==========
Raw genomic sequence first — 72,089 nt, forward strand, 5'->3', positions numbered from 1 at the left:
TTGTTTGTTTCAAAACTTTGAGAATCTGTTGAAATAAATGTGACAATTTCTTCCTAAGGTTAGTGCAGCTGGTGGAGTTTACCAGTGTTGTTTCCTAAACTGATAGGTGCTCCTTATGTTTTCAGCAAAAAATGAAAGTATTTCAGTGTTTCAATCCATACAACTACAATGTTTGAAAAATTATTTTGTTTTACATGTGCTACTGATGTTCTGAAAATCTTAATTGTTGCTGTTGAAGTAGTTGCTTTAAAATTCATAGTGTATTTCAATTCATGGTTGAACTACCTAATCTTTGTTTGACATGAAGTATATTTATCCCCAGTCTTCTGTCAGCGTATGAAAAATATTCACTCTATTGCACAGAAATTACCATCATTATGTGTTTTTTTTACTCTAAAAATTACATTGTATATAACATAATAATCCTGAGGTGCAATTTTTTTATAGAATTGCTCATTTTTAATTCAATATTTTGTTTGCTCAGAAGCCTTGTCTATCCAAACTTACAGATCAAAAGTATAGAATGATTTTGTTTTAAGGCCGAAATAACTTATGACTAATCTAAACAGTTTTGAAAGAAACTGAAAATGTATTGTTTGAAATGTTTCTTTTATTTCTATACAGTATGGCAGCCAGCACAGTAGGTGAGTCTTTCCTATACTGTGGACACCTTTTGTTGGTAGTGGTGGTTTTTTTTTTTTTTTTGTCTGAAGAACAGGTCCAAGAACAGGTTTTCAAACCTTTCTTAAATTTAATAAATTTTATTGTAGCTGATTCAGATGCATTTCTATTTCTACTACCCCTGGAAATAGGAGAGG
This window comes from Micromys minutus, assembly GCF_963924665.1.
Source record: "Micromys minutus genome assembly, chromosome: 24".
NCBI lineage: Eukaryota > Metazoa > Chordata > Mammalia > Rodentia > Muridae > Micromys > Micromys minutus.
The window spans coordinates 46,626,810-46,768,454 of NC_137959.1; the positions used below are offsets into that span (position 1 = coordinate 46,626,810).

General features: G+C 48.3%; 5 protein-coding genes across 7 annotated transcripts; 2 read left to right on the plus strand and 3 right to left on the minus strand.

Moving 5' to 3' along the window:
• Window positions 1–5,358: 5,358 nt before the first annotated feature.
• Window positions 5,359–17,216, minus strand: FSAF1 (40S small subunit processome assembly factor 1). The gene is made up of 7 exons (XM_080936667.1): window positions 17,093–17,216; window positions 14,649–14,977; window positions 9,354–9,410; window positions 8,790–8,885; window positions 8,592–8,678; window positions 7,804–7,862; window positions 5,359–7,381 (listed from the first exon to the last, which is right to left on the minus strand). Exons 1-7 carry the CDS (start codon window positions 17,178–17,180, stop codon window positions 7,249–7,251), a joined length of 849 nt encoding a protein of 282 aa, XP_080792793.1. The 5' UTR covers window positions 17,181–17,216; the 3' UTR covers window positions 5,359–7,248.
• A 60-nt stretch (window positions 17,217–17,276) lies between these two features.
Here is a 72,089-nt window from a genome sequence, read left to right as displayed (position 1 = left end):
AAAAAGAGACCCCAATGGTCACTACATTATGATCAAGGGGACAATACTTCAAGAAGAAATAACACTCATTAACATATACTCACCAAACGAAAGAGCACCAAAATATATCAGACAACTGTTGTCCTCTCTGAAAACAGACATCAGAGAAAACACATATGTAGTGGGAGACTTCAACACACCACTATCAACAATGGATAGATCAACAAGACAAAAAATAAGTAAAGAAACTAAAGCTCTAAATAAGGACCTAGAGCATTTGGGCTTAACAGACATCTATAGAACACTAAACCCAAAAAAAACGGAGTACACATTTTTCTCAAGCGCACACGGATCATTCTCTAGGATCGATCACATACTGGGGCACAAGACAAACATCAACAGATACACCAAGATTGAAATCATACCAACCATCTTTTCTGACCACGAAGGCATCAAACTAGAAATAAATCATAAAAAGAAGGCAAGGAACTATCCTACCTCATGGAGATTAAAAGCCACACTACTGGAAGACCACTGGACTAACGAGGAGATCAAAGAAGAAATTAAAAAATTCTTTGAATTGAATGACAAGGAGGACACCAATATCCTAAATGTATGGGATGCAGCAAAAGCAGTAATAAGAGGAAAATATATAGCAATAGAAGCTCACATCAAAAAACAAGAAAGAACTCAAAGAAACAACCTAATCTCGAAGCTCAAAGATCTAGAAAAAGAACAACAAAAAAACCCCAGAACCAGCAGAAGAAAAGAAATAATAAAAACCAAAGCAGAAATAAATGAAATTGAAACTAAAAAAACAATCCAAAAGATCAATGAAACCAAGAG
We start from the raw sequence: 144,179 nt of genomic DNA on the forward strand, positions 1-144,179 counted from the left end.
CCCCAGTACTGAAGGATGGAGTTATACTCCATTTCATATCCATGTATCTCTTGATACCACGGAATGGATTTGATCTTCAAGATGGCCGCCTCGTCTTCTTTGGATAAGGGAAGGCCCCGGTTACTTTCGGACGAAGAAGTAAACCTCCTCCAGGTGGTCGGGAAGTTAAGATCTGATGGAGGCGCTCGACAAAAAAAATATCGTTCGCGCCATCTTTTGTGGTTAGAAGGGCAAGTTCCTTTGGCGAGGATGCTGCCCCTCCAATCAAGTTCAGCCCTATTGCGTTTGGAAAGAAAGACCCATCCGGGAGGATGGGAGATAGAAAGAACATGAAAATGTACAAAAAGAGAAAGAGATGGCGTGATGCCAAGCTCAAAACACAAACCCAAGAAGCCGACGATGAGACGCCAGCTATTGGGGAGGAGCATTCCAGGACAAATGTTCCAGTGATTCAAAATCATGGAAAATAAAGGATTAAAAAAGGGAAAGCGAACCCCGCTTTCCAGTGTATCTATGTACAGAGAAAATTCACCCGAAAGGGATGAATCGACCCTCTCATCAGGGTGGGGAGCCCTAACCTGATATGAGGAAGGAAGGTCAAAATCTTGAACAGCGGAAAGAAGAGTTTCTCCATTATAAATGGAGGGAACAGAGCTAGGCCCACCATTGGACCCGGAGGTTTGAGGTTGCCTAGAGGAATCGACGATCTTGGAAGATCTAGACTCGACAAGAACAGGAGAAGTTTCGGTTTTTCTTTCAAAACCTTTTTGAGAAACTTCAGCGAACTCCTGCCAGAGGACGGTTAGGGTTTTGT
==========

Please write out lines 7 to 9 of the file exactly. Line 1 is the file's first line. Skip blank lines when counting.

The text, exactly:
General features: G+C 48.3%; 5 protein-coding genes across 7 annotated transcripts; 2 read left to right on the plus strand and 3 right to left on the minus strand.

Moving 5' to 3' along the window:
• Window positions 1–5,358: 5,358 nt before the first annotated feature.